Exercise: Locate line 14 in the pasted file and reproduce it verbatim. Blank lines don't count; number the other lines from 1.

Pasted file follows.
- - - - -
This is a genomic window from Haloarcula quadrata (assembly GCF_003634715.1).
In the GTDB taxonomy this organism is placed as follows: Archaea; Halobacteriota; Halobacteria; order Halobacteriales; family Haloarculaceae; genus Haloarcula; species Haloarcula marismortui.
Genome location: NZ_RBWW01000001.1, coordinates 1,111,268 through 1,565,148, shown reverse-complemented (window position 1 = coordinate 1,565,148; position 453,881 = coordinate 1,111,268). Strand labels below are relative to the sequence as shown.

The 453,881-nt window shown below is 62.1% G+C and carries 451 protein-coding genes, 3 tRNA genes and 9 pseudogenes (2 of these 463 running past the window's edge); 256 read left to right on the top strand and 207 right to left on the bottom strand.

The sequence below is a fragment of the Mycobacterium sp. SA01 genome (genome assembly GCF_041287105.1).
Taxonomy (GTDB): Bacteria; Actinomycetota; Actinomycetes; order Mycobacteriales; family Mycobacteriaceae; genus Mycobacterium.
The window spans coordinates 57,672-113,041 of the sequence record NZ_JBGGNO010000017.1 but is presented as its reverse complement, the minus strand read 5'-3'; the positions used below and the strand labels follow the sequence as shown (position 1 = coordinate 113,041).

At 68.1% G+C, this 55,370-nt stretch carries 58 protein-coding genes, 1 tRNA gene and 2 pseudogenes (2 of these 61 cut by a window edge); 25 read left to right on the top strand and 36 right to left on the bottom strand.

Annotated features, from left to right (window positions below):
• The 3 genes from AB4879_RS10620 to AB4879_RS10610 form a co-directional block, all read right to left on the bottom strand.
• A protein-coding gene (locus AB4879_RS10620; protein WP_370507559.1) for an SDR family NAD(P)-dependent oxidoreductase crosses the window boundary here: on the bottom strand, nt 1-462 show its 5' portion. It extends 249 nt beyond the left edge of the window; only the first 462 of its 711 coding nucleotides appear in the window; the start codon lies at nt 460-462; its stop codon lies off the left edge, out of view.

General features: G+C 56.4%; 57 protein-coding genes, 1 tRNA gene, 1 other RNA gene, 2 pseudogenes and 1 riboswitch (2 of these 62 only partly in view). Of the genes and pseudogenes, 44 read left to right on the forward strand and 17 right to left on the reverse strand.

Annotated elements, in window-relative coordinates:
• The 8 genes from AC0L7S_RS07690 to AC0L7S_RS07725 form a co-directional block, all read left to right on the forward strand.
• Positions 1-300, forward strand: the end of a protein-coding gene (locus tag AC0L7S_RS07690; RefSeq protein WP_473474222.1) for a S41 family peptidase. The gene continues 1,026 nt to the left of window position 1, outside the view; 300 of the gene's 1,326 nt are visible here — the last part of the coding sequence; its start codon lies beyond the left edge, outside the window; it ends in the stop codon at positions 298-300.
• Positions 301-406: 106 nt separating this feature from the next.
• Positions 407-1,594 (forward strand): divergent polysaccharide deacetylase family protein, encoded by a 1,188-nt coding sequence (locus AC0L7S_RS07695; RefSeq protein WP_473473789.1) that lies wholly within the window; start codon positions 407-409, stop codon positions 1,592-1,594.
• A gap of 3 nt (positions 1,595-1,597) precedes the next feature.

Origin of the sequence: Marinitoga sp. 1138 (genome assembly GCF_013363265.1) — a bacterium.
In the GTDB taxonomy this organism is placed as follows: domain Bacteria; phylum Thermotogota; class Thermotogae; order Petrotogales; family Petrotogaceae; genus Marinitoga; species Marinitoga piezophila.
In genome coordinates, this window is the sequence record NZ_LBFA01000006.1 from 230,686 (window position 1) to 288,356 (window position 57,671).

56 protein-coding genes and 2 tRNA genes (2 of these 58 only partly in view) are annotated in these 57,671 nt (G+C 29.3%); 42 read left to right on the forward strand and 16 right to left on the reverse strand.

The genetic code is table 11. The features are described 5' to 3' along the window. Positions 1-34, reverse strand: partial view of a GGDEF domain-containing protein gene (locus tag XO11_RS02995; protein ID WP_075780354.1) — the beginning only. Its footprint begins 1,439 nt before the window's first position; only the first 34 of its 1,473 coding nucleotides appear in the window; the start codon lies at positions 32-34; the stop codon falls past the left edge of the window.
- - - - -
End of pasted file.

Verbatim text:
• The 8 genes from AC0L7S_RS07690 to AC0L7S_RS07725 form a co-directional block, all read left to right on the forward strand.